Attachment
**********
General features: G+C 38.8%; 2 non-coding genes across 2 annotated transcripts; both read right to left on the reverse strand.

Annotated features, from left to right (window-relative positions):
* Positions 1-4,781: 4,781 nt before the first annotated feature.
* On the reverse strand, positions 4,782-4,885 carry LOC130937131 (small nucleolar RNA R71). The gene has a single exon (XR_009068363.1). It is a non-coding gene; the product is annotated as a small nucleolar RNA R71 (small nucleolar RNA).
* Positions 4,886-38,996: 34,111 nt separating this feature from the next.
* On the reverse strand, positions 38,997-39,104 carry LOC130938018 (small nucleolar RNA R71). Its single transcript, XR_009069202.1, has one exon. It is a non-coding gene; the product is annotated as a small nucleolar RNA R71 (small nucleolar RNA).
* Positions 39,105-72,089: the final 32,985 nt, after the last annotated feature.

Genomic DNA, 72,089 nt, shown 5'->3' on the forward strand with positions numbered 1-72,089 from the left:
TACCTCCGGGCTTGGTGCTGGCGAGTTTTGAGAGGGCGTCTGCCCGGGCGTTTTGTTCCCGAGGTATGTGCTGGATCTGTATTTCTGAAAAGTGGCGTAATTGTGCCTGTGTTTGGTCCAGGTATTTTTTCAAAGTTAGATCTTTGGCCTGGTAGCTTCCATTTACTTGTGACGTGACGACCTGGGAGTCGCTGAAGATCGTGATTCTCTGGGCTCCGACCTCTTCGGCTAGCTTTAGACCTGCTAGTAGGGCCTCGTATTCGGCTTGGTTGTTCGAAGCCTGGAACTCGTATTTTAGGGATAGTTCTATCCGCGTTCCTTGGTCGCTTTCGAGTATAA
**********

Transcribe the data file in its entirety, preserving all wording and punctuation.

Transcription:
General features: G+C 38.8%; 2 non-coding genes across 2 annotated transcripts; both read right to left on the reverse strand.

Annotated features, from left to right (window-relative positions):
* Positions 1-4,781: 4,781 nt before the first annotated feature.
* On the reverse strand, positions 4,782-4,885 carry LOC130937131 (small nucleolar RNA R71). The gene has a single exon (XR_009068363.1). It is a non-coding gene; the product is annotated as a small nucleolar RNA R71 (small nucleolar RNA).
* Positions 4,886-38,996: 34,111 nt separating this feature from the next.
* On the reverse strand, positions 38,997-39,104 carry LOC130938018 (small nucleolar RNA R71). Its single transcript, XR_009069202.1, has one exon. It is a non-coding gene; the product is annotated as a small nucleolar RNA R71 (small nucleolar RNA).
* Positions 39,105-72,089: the final 32,985 nt, after the last annotated feature.

Genomic DNA, 72,089 nt, shown 5'->3' on the forward strand with positions numbered 1-72,089 from the left:
TACCTCCGGGCTTGGTGCTGGCGAGTTTTGAGAGGGCGTCTGCCCGGGCGTTTTGTTCCCGAGGTATGTGCTGGATCTGTATTTCTGAAAAGTGGCGTAATTGTGCCTGTGTTTGGTCCAGGTATTTTTTCAAAGTTAGATCTTTGGCCTGGTAGCTTCCATTTACTTGTGACGTGACGACCTGGGAGTCGCTGAAGATCGTGATTCTCTGGGCTCCGACCTCTTCGGCTAGCTTTAGACCTGCTAGTAGGGCCTCGTATTCGGCTTGGTTGTTCGAAGCCTGGAACTCGTATTTTAGGGATAGTTCTATCCGCGTTCCTTGGTCGCTTTCGAGTATAA